passed on, swaggering.

"Come along, Edna," he bade. "We'll be goin' back."

A devil--or was it he himself?--twitted me, incited me, and in a moment,
with a gush of assertion, there I was, saying to her, my hat doffed:

"I'll walk over with you."

"Do," she responded readily. "We're to have more singing."

The men stared, they nudged one another, grinned. Daniel whirled.

"I 'laow yu ain't been invited, Mister."

"If Mrs. Montoyo consents, that's enough," I informed, striving to keep
steady. "I'm not walking with you, sir; I am walking with her. The only
ground you control is just in front of your own wagon."

"Yu've been told once thar ain't no 'Mrs. Montoyo,'" he snarled. "And
whilst yu're l'arnin' to shoot yu'd better be l'arnin' manners. Yu comin'
with me, Edna?"

"As fast as I can, and with Mr. Beeson also, if he chooses," said she. "I
have my manners in mind, too."

"By gosh, I don't walk with ye," he jawed. And in a huff, like the big boy
that he was, he flounced about, vengefully striding on as though punishing
her for a misdemeanor.

She dropped the grinning group a little curtsy. A demure sparkle was in
her eyes.

"The entertainment is concluded, gentlemen. I wish you good-night."

Yet underneath her raillery and self-possession there lay an appeal, the
stronger because subtle and unvoiced. It seemed to me every man must
appreciate that as a woman she invoked protection by him against an
impending something, of which she had given him a glimpse.

So we left them somewhat subdued, gazing after us, their rugged faces
sobered reflectively.

"Shall we stroll?" she asked.

"With pleasure," I agreed.

Daniel was angrily shouldering for the Mormon wagons, his indignant
figure black against the western glow. She laughed lightly.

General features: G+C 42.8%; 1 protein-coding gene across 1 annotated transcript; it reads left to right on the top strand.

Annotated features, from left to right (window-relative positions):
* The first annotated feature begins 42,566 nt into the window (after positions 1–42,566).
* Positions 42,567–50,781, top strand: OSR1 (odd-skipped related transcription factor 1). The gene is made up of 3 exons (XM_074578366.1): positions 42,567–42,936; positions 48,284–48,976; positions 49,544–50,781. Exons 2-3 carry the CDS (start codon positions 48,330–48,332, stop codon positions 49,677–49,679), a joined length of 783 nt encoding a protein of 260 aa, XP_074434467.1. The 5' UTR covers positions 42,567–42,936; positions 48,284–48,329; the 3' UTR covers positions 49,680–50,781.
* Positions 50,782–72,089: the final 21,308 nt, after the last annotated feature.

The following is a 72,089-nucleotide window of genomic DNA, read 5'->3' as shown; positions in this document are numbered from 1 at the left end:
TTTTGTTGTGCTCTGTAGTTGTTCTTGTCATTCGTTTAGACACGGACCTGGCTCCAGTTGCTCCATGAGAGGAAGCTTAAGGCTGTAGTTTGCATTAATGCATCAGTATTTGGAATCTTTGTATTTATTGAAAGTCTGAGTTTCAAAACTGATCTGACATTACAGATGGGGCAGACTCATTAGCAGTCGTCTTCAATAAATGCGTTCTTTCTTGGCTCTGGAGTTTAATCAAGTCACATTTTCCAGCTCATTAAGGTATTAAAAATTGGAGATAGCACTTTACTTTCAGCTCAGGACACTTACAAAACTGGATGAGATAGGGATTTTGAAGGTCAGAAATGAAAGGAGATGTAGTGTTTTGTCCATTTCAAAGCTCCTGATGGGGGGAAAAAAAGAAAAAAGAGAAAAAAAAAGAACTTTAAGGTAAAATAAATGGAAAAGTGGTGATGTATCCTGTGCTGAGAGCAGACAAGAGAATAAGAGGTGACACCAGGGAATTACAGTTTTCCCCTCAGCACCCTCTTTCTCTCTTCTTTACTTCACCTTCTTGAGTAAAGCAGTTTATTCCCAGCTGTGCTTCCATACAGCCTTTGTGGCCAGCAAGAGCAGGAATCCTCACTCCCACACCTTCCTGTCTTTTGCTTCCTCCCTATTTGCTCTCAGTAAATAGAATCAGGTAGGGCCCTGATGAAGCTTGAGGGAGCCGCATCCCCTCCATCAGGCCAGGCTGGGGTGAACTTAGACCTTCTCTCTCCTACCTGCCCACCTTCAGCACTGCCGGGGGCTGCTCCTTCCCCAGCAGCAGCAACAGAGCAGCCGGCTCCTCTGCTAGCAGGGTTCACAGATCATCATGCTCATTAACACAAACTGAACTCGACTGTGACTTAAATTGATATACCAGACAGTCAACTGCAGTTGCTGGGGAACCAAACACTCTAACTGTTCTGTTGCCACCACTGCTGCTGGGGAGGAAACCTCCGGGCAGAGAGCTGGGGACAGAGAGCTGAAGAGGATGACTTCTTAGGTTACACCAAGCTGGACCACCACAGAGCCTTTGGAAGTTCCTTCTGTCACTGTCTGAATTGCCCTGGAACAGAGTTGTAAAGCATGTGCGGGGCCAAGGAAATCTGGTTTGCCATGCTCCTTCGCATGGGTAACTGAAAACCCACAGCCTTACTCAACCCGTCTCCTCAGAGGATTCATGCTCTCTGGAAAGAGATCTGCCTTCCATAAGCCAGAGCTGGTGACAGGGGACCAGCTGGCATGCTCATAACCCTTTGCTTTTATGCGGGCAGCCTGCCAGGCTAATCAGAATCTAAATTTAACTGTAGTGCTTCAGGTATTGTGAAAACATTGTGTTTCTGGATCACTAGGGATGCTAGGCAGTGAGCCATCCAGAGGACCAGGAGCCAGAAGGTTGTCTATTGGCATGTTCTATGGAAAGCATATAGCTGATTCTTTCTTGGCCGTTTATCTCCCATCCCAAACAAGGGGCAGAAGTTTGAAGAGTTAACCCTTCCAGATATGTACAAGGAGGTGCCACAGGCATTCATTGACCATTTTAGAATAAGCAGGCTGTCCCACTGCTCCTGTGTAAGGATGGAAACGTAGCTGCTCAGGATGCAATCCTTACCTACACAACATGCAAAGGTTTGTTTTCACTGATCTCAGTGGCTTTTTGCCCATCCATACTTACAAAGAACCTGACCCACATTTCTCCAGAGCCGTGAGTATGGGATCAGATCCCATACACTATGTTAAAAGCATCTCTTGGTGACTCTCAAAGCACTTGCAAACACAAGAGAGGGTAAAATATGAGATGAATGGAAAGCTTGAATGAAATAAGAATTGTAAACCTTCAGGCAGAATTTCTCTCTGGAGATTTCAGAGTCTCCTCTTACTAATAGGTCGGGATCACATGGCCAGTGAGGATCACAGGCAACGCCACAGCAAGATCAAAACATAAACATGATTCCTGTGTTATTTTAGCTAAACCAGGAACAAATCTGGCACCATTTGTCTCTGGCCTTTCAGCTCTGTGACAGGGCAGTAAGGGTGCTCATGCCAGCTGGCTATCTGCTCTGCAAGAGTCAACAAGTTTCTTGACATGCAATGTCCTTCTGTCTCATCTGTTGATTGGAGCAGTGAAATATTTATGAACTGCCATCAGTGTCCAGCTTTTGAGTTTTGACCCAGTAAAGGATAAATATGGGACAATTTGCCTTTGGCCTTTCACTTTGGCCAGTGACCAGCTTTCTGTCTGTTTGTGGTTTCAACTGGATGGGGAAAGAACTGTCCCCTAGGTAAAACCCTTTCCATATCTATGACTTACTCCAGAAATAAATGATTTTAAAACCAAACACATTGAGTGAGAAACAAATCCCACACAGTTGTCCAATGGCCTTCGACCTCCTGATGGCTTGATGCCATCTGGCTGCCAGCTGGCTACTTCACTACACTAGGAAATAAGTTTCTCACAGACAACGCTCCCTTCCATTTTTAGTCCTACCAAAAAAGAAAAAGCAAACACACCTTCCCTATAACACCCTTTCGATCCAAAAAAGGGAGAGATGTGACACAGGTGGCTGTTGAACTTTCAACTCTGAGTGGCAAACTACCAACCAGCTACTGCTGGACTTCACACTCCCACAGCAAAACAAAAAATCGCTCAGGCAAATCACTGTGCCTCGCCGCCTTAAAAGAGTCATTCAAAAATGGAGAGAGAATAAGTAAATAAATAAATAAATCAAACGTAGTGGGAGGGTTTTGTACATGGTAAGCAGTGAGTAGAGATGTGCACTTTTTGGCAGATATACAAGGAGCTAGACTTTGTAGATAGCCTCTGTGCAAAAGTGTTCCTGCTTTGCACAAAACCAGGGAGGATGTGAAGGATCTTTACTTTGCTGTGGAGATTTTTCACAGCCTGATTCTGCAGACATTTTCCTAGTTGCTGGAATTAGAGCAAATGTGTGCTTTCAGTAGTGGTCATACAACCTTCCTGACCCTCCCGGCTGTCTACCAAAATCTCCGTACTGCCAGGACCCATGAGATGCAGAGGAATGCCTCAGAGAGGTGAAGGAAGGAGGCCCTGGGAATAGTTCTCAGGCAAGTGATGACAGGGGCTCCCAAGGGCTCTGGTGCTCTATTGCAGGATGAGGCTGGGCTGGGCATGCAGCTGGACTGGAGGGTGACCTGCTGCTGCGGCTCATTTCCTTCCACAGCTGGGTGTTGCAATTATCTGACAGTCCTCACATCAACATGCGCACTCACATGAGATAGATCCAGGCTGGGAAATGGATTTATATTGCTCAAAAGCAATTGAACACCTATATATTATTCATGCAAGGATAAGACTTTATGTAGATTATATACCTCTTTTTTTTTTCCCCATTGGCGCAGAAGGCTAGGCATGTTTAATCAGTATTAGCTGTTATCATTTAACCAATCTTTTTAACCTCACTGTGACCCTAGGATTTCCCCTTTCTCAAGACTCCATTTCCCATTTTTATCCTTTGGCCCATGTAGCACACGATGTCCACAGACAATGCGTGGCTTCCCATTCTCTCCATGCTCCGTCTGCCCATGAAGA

"You're not afraid, after all, I see."

"Not of him, madam."

"And of me?"

"I think I'm more afraid for you," I confessed. "That clown is getting
insufferable. He sets out to bully you. Damn him," I flashed, with
pardonable flame, "and he ruffles at me on every occasion. In fact, he
seems to seek occasion. Witness this evening."

"Witness this evening," she murmured. "I'm afraid, too. Yes," she
breathed, confronted by a portent, "I'm afraid. I never have been afraid
before. I didn't fear Montoyo. I've always been able to take care of
myself. But now, here----"

"You have your revolver?" I suggested.

"No, I haven't. It's gone. Mormon women don't carry revolvers."

"They took it from you?"

"It's disappeared."

"But you're not a Mormon woman."

"Not yet." She caught quick breath. "God forbid. And sometimes I fear God
willing. For I do fear. You can't understand. Those other men do, though,
I think. Do you know," she queried, with sudden glance, "that Daniel means
to marry me?"

"He?" I gasped. "How so? With your--consent, of course. But you're not
free; you have a husband." My gorge rose, regardless of fact. "You
scarcely expect me to congratulate you, madam. Still he may have points."

"Daniel?" She shrugged her shoulders. "I cannot say. Pedro did. Most men
have. Oh!" she cried, impulsively stopping short. "Why don't you learn to
shoot? Won't you?"

"I've about decided to," I admitted. "That appears to be the saving
accomplishment of everybody out here."

"Of everybody who stays. You must learn to draw and to shoot, both. The
drawing you will have to practice by yourself, but I can teach you to
shoot. So can those men. Let me have your pistol, please."

I passed it to her. She was all in a flutter.

"You must grasp the handle firmly; cover it with your whole palm, but
don't squeeze it to death; just grip it evenly--tuck it away. And keep
your elbow down; and crook your wrist, in a drop, until your trigger
knuckle is pointing very low--at a man's feet if you're aiming for his